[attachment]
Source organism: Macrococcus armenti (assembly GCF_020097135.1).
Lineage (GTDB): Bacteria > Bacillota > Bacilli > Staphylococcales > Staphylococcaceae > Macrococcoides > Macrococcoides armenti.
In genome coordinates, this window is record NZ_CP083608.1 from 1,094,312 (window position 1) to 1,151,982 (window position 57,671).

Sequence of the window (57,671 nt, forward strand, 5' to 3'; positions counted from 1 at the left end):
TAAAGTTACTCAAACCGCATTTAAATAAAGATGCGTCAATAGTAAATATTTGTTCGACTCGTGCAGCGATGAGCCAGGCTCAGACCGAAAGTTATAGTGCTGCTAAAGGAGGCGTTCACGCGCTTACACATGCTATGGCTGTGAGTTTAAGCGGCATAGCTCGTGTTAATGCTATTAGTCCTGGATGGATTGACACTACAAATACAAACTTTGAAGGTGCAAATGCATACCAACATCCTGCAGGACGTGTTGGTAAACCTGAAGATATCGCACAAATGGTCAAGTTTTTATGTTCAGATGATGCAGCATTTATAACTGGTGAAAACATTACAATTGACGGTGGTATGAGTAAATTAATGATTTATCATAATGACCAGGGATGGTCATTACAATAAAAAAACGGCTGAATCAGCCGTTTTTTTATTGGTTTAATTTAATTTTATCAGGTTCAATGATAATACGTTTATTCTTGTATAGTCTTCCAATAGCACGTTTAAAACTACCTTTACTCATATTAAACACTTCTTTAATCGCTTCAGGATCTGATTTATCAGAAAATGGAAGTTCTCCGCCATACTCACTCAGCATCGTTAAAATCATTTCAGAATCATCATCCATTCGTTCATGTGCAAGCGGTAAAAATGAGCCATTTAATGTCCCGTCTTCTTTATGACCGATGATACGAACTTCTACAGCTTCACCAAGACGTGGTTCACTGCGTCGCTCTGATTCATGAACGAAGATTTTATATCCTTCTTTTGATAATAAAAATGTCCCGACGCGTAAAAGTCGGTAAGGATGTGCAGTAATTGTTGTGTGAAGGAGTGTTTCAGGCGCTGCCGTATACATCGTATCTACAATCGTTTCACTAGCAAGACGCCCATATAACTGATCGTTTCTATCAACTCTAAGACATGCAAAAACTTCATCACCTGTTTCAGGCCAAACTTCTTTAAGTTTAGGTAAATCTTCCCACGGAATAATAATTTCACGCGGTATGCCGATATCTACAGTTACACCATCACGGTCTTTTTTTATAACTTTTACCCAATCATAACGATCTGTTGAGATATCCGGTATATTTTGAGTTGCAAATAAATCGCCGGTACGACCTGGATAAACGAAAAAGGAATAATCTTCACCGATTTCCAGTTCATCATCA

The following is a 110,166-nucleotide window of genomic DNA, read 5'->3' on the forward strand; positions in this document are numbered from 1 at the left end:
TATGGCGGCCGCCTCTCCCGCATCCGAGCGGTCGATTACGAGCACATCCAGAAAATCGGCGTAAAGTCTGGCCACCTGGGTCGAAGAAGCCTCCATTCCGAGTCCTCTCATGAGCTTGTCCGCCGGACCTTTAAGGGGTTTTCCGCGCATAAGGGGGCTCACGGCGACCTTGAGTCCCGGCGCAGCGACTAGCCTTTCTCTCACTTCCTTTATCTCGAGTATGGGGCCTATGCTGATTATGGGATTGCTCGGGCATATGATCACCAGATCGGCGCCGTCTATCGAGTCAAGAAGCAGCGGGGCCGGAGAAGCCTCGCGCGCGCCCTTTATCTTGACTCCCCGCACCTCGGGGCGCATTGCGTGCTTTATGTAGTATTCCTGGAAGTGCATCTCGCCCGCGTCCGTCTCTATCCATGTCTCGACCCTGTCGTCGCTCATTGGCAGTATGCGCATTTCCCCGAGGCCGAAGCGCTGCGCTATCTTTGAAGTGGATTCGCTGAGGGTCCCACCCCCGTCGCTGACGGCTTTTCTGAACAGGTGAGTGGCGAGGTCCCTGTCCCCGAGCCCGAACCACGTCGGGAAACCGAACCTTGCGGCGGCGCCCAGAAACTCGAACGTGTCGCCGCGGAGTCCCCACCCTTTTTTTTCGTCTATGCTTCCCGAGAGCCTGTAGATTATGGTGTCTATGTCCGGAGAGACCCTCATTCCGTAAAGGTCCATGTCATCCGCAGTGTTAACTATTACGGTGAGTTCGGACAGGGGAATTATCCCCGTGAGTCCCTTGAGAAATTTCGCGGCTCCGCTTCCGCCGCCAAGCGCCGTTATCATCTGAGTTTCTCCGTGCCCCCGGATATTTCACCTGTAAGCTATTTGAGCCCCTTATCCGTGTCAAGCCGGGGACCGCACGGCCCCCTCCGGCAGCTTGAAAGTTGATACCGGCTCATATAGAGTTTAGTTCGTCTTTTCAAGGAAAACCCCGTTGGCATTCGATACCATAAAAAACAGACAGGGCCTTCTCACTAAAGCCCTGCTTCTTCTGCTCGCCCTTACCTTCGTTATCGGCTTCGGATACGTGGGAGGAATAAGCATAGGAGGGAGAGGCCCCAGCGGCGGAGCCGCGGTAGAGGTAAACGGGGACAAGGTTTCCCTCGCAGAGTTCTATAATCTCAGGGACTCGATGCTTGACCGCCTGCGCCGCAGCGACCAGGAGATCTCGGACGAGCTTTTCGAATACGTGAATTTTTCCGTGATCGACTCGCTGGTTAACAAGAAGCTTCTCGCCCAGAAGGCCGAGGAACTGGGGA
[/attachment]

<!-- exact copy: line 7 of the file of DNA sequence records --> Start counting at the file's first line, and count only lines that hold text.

TATGGCGGCCGCCTCTCCCGCATCCGAGCGGTCGATTACGAGCACATCCAGAAAATCGGCGTAAAGTCTGGCCACCTGGGTCGAAGAAGCCTCCATTCCGAGTCCTCTCATGAGCTTGTCCGCCGGACCTTTAAGGGGTTTTCCGCGCATAAGGGGGCTCACGGCGACCTTGAGTCCCGGCGCAGCGACTAGCCTTTCTCTCACTTCCTTTATCTCGAGTATGGGGCCTATGCTGATTATGGGATTGCTCGGGCATATGATCACCAGATCGGCGCCGTCTATCGAGTCAAGAAGCAGCGGGGCCGGAGAAGCCTCGCGCGCGCCCTTTATCTTGACTCCCCGCACCTCGGGGCGCATTGCGTGCTTTATGTAGTATTCCTGGAAGTGCATCTCGCCCGCGTCCGTCTCTATCCATGTCTCGACCCTGTCGTCGCTCATTGGCAGTATGCGCATTTCCCCGAGGCCGAAGCGCTGCGCTATCTTTGAAGTGGATTCGCTGAGGGTCCCACCCCCGTCGCTGACGGCTTTTCTGAACAGGTGAGTGGCGAGGTCCCTGTCCCCGAGCCCGAACCACGTCGGGAAACCGAACCTTGCGGCGGCGCCCAGAAACTCGAACGTGTCGCCGCGGAGTCCCCACCCTTTTTTTTCGTCTATGCTTCCCGAGAGCCTGTAGATTATGGTGTCTATGTCCGGAGAGACCCTCATTCCGTAAAGGTCCATGTCATCCGCAGTGTTAACTATTACGGTGAGTTCGGACAGGGGAATTATCCCCGTGAGTCCCTTGAGAAATTTCGCGGCTCCGCTTCCGCCGCCAAGCGCCGTTATCATCTGAGTTTCTCCGTGCCCCCGGATATTTCACCTGTAAGCTATTTGAGCCCCTTATCCGTGTCAAGCCGGGGACCGCACGGCCCCCTCCGGCAGCTTGAAAGTTGATACCGGCTCATATAGAGTTTAGTTCGTCTTTTCAAGGAAAACCCCGTTGGCATTCGATACCATAAAAAACAGACAGGGCCTTCTCACTAAAGCCCTGCTTCTTCTGCTCGCCCTTACCTTCGTTATCGGCTTCGGATACGTGGGAGGAATAAGCATAGGAGGGAGAGGCCCCAGCGGCGGAGCCGCGGTAGAGGTAAACGGGGACAAGGTTTCCCTCGCAGAGTTCTATAATCTCAGGGACTCGATGCTTGACCGCCTGCGCCGCAGCGACCAGGAGATCTCGGACGAGCTTTTCGAATACGTGAATTTTTCCGTGATCGACTCGCTGGTTAACAAGAAGCTTCTCGCCCAGAAGGCCGAGGAACTGGGGA